Mensanator's discovery
that the *shape* of the state transition diagram
for the Collatz trajectories is *identical* for
the positive and the negative domains led to his argument that the
state transition diagram cannot be trusted to indicate that Collatz trajectories
are loop free (excepting the trivial loop 4-2-1) since the negative
domain does exhibit non-trivial loops.

This is truly astounding because the Collatz trajectories in the
negative domain has loops and in the positive (presumably)
none other than the trivial one. The negative state transitions
show no sign of congruence sets (see below), while the
positive transitions produce nothing else. The positive transition
diagram has no edge which requires more than 2 divisions by 2,
while the negative one has cetain nodes every one of whose effluent
edges requires 3 or more divisions by 2. From the identical
*shape* he argues that one cannot conclude from the
*shape* of the state transition diagram that it excludes a
non-trivial cycle in the positive domain. Yet the behaviors of the
Collatz trajectories is profoundly different in the two domains.
We'll have to look elsewhere for the determining feature.

First look at a comparison of the state transitions for the negative
and positive domains starting from an arbitrary congruence set. The
sign of *1* in the exression *(3n+1)/2^i* is the same as
the sign of *3n* in the positive domain while it is opposite in
the negative domain. To illustrate the effect of this, consider
the Collatz successors of the series of instances the succesive integers
in the congruence set, *-3[24]*. In the negative
domain, the result exhibits a prolific variety of product states.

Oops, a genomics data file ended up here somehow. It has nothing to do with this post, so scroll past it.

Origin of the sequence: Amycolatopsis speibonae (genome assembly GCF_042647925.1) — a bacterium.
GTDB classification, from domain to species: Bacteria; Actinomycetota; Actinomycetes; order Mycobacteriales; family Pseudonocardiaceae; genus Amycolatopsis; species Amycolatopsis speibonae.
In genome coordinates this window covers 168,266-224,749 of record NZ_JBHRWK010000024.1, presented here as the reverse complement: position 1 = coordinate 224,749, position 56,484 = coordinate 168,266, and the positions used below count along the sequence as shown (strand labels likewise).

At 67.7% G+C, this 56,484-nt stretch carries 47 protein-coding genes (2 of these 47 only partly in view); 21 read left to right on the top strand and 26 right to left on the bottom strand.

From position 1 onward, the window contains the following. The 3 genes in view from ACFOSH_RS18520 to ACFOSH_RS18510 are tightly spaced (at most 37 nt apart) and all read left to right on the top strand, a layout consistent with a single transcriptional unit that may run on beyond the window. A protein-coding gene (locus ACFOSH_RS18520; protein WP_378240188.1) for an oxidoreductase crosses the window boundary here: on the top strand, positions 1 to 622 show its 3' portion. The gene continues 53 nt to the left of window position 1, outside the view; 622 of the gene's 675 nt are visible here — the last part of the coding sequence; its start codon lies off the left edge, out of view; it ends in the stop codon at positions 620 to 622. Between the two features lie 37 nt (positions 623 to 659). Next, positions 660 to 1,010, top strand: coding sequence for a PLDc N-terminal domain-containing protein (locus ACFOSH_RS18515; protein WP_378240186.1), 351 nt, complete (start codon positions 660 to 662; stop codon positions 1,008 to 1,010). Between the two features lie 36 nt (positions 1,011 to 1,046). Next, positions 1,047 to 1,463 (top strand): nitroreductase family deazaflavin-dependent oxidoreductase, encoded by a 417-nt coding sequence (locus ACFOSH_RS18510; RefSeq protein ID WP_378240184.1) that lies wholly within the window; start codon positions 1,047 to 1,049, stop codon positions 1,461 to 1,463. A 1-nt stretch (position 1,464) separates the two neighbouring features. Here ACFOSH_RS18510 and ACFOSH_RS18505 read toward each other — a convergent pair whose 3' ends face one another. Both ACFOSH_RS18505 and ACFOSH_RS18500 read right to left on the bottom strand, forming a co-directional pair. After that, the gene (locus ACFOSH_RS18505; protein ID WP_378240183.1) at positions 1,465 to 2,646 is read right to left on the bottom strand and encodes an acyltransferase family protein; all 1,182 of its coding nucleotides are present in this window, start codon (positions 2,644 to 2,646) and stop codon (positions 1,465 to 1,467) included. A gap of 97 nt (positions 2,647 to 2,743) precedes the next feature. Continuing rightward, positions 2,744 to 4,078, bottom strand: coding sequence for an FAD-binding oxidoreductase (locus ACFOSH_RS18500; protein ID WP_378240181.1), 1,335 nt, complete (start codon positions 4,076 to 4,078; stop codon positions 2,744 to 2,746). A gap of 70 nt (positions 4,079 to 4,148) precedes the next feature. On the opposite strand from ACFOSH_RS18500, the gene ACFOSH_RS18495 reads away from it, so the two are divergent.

(The state names are assigned according to their congruences modulo
-24.)

-3 (-3*3+1)/2*i = -8/2^3 = -1 A -1 -27 (-27*3+1)/2*i = -80/2^4 = -5 C -5 -51 (-51*3+1)/2*i =-152/2^3 = -19 J -19 -75 (-75*3+1)/2*i =-224/2^5 = -7 D -7 -99 (-99*3+1)/2*i =-296/2^3 = -37 G -11 -121 (-123*3+1)/2*i =-368/2^4 = -23 L -23 -147 (-147*3+1)/2*i =-440/2^3 = -55 D -7 -171 (-171*3+1)/2*i =-512/2^9 = -1 A -1 -195 (-195*3+1)/2*i =-584/2^3 = -73 A -1 -219 (-219*3+1)/2*i =-656/2^4 = -41 D -7 -243 (-243*3+1)/2*i =-728/2^3 = -91 G -11 -267 (-267*3+1)/2*i =-800/2^5 = -25 A -1 -291 (-291*3+1)/2*i =-872/2^3 =-109 G -11 -315 (-315*3+1)/2*i =-944/2^4 = -59 F -9

Using the predecessor formula in the positive domain and operating on
elements of *5[8]*, we notably get elements of only three
congruence sets, a leaf set, *0[3]*, and two non-leaf sets,
*19[24]*, and *11[24]*. These results repeat
infinitely. Using any other *c[d]* congruence set will
yield a similar result (perhaps cyclically permuted in the sets of
3 predecessors). Note that the same result is obtained if
successors of *3[16]* are employed, a simple result of the
reversability of the edges in the state transition diagram among the
positive integers.

5 (2*5-1)/3 = 3 leaf in 0{[3]} 1st instance 29 (2*29-1)/3 = 19 in 19{[24]} 1st instance 53 (2*53-1)/3 = 35 in 11{[24]} 2nd instance 77 (2*77-1)/3 = 51 leaf in 0{[3]} 17th instance 101 (2*101-1)/3 = 67 in 19{[24]} 2nd instance 125 (2*125-1)/3 = 83 in 11{[24]} 3rd instance 149 (2*149-1)/3 = 99 leaf in 0{[3]} 33rd instance 173 (2*173-1)/3 =115 in 19{[24]} 3rd instance 197 (2*197-1)/3 =131 in 11{[24]} 4th instance

Additionally, supposing that a non-trivial loop might appear among large positive integers requires that some such numbers fail to obey the rules of the simple arithmetic operations, multiplying, adding , and dividing While very large numbers are wondrous in many ways , it cannot be expected that any behave in such a basically capricious way.

The question is now moot in any case. The program
*rsetprog* develops the congruence sets constituting the
Collatz predecessor graph *de novo* from the congruence set
*5[8]*. The *de novo* development avoids the use of
assumptions about the state transition diagram and the comprehensivess
of the abstract predecessor tree, but instead develops the whole
schema in which those features may be discerned.
Examination of
the membership of the congruence sets at the successive powers-of-2
levels allows calculations (two dimensional infinite
summations) which indicate that all the odd positive integers
would be produced in an infinite program run of *rsetprog*.
Detailed examination of the tree of congruence sets reveals the left
descent assemblies and confirms the validity of the abstract predecessor
tree construction. Unlike many computer programs which don't
*prove* anything, *rsetprog* effectively constitutes the
desired inductive constructive proof of the Collatz conjecture.